At the Venice Film Festival, beautiful portraits of women

September 11, 2021 by No Comments



Of course, in Venice, as in Cannes or Berlin, parity remains a wishful thinking, an objective that is still unattainable, especially when it comes to selecting films, the majority still directed by men. So the organizers try to compensate for this imbalance by the composition of juries equal between men and women, even sometimes, to put weight on the table, to put more women than men (4 out of 7 for the official jury; 3 out of 5 for the Orizzonti jury, from the parallel section).

→ MAINTENANCE. “Facing Cannes, La Mostra must be daring”

The situation being, for the moment, what it is, the 78e Mostra saved the honor and revealed an interesting trend. Symptom of a concern or recognition of an obvious fact. Beautiful portraits of women have followed one another on the screens, sketching out a world where men, husbands and fathers, are absent or failing.

Kirsten Dunst in The Power of the dog, the western of Jane Campion, as a bar waitress in the depths of Montana, brooding over her fragile and inverted son, frightened by her brother-in-law, brutalized, both. Pénélope Cruz and Milena Smit, embarked on a melodrama model on motherhood, in Madres paralelas, by Pedro Almodovar.

Tragic loneliness and childhood memories

The same Penélope Cruz as a tormented, crazy director, inflicting the worst insults on her two actors, Antonio Banderas and Oscar Martinez, in the throes of creation. This breathtaking Spanish comedy (Competencia oficial) by Gaston Duprat and Mariano Cohn, on the cinema and the shooting of a film, enthused festival-goers with its irresistible humor, the elegance of its staging and the originality of the treatment.

Kristen Stewart brilliantly rose to the challenge of embodying, on the verge of madness, the stifled freedom and tragic loneliness of Diana, a prisoner of the Windsor suffocation in Spencer by Pablo Larrain. Cécile de France, in Madame de Bargeton, in Lost illusions by Xavier Giannoli, plays a lover, victim of the conventions of her class. Olivia Colman, in The Lost Daughter, by Maggie Gyllenhaal, portrait of a university professor, seeking peace and quiet in a Greek island, jostled by the arrival of a noisy horde, invaded by memories of her childhood and the restless education of their children.

The return of the social question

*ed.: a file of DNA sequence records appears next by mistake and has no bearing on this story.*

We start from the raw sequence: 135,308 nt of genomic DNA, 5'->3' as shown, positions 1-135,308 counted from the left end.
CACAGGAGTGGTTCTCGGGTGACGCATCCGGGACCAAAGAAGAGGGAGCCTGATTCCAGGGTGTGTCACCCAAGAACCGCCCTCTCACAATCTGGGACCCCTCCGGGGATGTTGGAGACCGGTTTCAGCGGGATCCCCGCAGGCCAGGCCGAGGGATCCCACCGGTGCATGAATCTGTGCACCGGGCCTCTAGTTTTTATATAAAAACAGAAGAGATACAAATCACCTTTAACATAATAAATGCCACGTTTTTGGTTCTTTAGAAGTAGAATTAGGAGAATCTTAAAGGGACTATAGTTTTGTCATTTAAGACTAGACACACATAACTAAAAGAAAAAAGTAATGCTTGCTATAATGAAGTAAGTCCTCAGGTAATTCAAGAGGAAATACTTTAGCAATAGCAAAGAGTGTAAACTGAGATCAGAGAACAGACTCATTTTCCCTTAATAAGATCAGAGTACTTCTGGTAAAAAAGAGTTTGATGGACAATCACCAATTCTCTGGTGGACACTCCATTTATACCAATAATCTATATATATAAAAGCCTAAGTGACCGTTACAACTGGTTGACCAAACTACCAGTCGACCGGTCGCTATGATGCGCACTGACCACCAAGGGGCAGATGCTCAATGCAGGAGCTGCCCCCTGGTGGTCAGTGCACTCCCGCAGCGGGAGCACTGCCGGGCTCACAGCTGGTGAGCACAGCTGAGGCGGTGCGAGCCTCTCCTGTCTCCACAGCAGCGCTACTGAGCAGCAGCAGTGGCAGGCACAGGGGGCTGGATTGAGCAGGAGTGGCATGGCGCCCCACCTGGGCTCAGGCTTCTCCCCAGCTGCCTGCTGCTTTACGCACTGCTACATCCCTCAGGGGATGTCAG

But also, on a more murky side, Anamaria Vartolomei, Annie Ernaux’s double, in The event, by Audrey Diwan, a harsh story in the 1960s of an unwanted pregnancy. And an abortion, at the time punishable by imprisonment, by a sordid angel maker. A naturalistic film, crudely realistic to force one to watch, down to the worst detail, what women, and they alone, could endure at the time.

And again, in Another world, by Stéphane Brizé, to show that women in power are no less brutal, the character of Marie Drucker, as a ruthless and cynical representative of a multinational, crushing the CEO (Vincent Lindon) of one of the group’s French subsidiaries, pressing him to multiply social plans for no other reason than profit. And Sandrine Kiberlain, suffering the repercussions of this intimate shipwreck.

The launch pad to the Oscars

The last part of Stéphane Brizé’s trilogy on suffering at work represents the culmination of a second week where the magic of the beginning has given way to the return of the social question. La Mostra has changed gear and atmosphere to get into the tough. The missing in Mexico, in La Caja, by Lorenzo Vigas, the obstinate quest of a young adolescent who came to look for his father’s remains in a mass grave in the middle of the desert. The war in Ukraine, in Reflection, by Valentyn Vasyanovych, who faces torture head-on with unbearable footage, mirror of horror. Torture again and redemption of a torturer under Stalinism in Captain Volkonogov fled, by Natalia Merkoulova and Alexeï Tchoupov.

The curtain will fall on Saturday 11 September on the 78e Mostra, one of the best vintages of recent years. The Italian festival marks the start of the laurel season and serves as the launching pad for the Oscar race. From the reception of the critics to the charts always emerge here at the Lido, serious contenders on their way to the Hollywood Grail.

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